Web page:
Here's my list, in no particular order:
1. Great Expectations - Charles Dickens
2. Pride and Prejudice - Jane Austen
3. The Hobbit - J.R.R. Tolkien
4. Morgan's Woman - Iris Gower - review
5. The Darling Buds of May: Book of the Seasons - H.E. Bates
6. The Penguin Book of Victorian Villainies - Hugh Greene
7. The Complete Grimm's Fairy Tales - Brothers Grimm
8. Tess of the D'Urbervilles - Thomas Hardy
9. Hamlet - William Shakespeare - review
10. Dr. Jekyll and Mr. Hyde - Robert Louis Stevenson
11. Tales of Mystery and Imagination - Edgar Allan Poe
12. Jane Eyre - Charlotte Bronte
And two substitutes in case two above go seriously wrong.
13. The Woman in White by Wilkie Collins
14. The Casebook of Sherlock Holmes by Arthur Conan Doyle
I will be crossing them off the list as and when I read them.

Saturday, 2 January 2010

The Other Boleyn Girl by Philippa Gregory

The Other Boleyn GirlSynopsis from the back cover: Mary Boleyn catches the eye of Henry VIII when she comes to court as a girl of fourteen.
Dazzled by the golden prince, Mary's joy is cut short when she discovers that she is a pawn in the dynastic plots of her family. When the capricious king's interest wanes, Mary is ordered to pass on her knowledge of how to please him to her friend and rival: her sister, Anne.
Anne soon becomes irresistible to Henry, and Mary can do nothing but watch her sister's rise. Anne stops at nothing to achieve her own ambition. From now on, Mary will be no more than the other Boleyn girl. But beyond the court is a man who dares to challenge the power of her family to offer Mary a life of freedom and passion. If only she has the courage to break away - before the Boleyn enemies turn on the Boleyn girls...
My thoughts: The author does a fantastic job of describing everything that's going on and I felt like I was right there sitting in the Tudor court. But I do think the book was a bit long, there were parts of the book that really didn’t seem to add anything to the story.

The story is told from Mary Boleyn's point of view. Mary did get on my nerves a bit because she was so innocent and naïve all the time. She was a bit of a doormat. Whenever anyone tells her to do something she goes and does it. It was a bit boring after a while. But she does stand up for herself more towards the end.

My favourite character was George, Mary and Anne's brother. He was funny, and he obviously loved his sisters (although the story suggests he loved them too much…). I would have liked to see more of him in the story, as he was one of the most interesting characters.

Anne is portrayed as being extremely selfish. Everything is all about her and what makes it worse is that all of the other characters worship her too, even before she gets entangled with the king. I did enjoy the rivalry between Anne and her sister Mary, the way they snapped at each other was quite funny. Their love/hate relationship could have been made so much more interesting though.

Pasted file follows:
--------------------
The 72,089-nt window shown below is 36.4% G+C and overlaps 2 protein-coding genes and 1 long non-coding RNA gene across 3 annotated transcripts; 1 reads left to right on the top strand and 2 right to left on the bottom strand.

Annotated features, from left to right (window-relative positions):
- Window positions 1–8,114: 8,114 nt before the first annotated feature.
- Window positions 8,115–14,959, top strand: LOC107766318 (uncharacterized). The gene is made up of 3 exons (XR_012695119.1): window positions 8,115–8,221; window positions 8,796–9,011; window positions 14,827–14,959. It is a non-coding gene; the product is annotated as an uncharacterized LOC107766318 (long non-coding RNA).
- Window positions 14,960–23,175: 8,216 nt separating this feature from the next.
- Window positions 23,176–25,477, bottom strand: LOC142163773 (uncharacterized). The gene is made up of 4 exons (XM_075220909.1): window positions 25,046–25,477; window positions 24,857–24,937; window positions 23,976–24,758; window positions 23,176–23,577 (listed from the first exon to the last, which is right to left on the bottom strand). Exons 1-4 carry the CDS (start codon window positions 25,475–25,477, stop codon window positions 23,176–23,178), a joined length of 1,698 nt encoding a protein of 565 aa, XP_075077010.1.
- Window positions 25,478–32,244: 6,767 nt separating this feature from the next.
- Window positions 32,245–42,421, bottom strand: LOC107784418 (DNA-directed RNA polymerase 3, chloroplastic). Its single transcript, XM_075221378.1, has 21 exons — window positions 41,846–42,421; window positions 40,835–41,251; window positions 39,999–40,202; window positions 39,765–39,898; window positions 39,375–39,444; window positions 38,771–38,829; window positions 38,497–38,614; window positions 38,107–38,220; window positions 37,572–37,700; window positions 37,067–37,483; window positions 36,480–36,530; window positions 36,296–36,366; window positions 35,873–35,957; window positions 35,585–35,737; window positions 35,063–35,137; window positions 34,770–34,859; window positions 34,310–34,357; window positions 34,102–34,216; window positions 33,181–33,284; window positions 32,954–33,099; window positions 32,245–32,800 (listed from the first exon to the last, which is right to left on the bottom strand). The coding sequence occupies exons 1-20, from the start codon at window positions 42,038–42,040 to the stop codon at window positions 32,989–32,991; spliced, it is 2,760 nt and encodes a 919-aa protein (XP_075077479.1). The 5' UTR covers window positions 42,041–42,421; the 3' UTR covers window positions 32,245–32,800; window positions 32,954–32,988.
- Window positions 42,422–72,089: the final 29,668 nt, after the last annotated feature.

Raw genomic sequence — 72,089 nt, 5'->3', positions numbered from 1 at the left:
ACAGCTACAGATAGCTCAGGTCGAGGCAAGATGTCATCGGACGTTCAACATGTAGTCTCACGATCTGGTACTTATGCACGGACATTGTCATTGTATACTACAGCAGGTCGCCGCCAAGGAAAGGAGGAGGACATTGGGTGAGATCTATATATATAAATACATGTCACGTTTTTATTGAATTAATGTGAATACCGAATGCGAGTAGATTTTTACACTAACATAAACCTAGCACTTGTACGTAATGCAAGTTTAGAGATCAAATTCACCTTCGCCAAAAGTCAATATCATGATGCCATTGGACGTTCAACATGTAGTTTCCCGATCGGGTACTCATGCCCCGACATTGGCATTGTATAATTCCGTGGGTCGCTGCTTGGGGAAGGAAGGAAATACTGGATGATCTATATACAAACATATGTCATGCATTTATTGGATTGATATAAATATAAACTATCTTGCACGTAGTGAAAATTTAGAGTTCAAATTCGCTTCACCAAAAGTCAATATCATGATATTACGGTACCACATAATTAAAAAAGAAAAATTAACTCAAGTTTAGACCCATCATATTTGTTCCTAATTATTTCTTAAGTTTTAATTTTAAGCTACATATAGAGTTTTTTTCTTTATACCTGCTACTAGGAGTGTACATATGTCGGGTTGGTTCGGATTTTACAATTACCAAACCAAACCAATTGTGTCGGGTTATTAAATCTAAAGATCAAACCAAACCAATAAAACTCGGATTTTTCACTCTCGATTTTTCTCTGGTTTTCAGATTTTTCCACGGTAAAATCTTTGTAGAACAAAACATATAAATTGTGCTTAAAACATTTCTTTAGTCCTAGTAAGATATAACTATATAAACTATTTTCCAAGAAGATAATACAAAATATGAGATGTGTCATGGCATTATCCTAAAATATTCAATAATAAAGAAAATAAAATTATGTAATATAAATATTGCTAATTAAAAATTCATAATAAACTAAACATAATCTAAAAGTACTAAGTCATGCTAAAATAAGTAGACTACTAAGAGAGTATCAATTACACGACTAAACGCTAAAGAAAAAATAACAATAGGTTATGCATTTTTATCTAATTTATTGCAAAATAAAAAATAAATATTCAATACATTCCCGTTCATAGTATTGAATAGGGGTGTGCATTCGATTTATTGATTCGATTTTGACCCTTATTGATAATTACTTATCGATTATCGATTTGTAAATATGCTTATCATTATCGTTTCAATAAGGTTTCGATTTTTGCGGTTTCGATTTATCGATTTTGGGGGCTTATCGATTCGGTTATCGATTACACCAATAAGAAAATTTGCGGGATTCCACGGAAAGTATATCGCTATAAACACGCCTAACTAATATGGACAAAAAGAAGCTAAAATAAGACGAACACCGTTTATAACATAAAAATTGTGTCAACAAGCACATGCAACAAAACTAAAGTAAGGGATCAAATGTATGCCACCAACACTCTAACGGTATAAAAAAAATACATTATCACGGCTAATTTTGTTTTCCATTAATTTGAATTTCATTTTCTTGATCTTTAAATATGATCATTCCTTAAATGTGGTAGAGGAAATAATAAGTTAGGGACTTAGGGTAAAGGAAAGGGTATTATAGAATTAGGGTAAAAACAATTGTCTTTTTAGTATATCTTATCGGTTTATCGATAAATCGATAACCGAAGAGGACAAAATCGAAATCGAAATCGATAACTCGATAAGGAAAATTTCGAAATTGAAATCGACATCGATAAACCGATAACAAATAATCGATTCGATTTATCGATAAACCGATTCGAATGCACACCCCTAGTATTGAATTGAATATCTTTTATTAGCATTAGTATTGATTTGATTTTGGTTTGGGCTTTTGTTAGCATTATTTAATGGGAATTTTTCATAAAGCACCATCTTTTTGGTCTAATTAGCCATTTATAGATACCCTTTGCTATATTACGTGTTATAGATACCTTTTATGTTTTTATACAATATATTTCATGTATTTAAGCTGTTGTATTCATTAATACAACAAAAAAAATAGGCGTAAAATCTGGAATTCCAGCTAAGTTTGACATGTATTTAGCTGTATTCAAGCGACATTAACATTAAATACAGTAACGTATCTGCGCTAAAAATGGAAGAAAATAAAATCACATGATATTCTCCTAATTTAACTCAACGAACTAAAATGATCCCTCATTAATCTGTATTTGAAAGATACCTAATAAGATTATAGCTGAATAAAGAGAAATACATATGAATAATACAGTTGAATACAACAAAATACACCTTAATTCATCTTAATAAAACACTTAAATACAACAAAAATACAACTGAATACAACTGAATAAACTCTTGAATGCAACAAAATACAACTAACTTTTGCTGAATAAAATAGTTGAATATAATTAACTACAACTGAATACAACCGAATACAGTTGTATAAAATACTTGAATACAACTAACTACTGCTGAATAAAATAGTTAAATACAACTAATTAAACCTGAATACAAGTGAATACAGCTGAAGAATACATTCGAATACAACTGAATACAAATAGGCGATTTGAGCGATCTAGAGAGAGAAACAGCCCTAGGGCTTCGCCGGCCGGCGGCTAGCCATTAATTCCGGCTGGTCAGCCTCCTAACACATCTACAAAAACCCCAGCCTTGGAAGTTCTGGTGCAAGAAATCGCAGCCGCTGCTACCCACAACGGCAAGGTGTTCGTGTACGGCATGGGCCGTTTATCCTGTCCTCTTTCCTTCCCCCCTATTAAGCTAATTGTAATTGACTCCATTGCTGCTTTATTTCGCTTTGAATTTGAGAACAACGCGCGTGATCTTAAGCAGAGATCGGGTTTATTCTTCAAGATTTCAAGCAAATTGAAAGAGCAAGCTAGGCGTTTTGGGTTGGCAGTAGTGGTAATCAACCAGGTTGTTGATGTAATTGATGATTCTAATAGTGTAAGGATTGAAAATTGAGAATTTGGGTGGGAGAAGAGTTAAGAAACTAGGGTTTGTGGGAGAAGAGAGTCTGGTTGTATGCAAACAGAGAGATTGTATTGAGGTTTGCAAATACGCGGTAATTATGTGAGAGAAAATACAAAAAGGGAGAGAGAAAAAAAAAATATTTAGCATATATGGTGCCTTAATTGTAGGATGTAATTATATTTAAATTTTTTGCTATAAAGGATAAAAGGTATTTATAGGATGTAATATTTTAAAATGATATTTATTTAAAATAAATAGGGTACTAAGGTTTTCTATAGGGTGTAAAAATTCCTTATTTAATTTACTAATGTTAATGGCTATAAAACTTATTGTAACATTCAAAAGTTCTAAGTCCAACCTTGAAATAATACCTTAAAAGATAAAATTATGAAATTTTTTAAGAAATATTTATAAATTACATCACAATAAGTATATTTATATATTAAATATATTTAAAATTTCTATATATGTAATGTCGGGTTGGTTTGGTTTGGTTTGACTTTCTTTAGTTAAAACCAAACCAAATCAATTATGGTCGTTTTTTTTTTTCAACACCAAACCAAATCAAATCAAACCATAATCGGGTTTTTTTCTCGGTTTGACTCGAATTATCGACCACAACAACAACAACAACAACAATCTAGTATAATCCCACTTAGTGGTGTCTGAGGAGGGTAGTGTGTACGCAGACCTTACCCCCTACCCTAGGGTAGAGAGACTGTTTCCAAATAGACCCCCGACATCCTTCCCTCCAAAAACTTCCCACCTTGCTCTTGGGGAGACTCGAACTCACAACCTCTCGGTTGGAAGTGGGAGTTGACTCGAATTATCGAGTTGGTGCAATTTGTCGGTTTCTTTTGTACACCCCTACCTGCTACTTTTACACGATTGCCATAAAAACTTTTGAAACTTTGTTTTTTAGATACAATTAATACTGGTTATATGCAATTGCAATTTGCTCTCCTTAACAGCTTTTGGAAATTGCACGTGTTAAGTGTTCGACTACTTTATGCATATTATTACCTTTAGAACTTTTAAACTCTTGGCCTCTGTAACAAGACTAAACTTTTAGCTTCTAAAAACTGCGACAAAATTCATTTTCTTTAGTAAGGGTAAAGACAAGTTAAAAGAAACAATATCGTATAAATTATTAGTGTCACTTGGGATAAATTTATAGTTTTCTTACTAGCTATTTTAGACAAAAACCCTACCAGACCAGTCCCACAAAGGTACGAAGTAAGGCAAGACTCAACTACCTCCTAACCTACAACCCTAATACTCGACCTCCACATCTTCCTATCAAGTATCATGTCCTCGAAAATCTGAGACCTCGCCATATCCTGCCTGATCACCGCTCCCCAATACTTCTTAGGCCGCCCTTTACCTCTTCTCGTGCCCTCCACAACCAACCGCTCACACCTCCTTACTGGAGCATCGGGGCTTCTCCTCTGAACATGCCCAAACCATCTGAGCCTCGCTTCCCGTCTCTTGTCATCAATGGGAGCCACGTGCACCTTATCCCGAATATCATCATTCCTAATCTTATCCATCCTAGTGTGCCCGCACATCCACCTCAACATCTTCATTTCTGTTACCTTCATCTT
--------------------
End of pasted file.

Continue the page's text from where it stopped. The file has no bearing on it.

Overall I did enjoy the story, although a few bits were quite gruesome, mainly the childbirth/miscarriage scenes. Also I felt that the ending was a bit rushed. If you paid attention in history class then you’ll know what happened to Anne Boleyn in the end, but the author didn’t give enough information about the other characters towards the end. There is only a page or so saying what happens to the rest of the family after Anne is dead, and even that didn‘t explain much. I was left feeling a bit annoyed.

Friday, 1 January 2010

A-Z Author Challenge

Find 26 authors whose surnames each start with a different letter of the alphabet and read a book by each of them. You can read them in any order.

Start Date: Flexible, I started it on Dec 19th 2009.
Finish Date: Whenever you complete the challenge.

My list so far:
A - Alder, Harry - Tracking Down Your Ancestors
B - Barker, Clive - The Hellbound Heart
C - Cheng, Edmond - Illusion
D -
E -
F - Fitzgerald, F. Scott - Mr. Icky & Porcelain and Pink
G - Gregory, Philippa - The Other Boleyn Girl
H - Holden, Sam - Diary of a Hapless Househusband
I - Islip, Bryan - Going With Gabriel
J - Jacobs, W.W. - The Monkey's Paw
K - Kramer, Naomi - DEAD(ish)
L - Lawrence, D.H. - Lady Chatterley's Lover
M - McNeil, Gil - Divas Don't Knit
N - Norman, Diana - A Catch of Consequence
O - O'Neill, Gilda - East End Tales
P - Perkins Gilman, Charlotte - The Yellow Wallpaper and Other Stories
Q -
R - Rainsford, James - Education, Edukation, Edukashun
S - Stevenson, Robert Louis - The Suicide Club
T - Trigilio, Tony- Make a Joke and I Will Sigh and You Will Laugh and I Will Cry
U - Updale, Eleanor - Montmorency
V -
W - Wright, Diane J. - Birthday Girl
X -
Y - Young, Elizabeth - Fair Game
Z -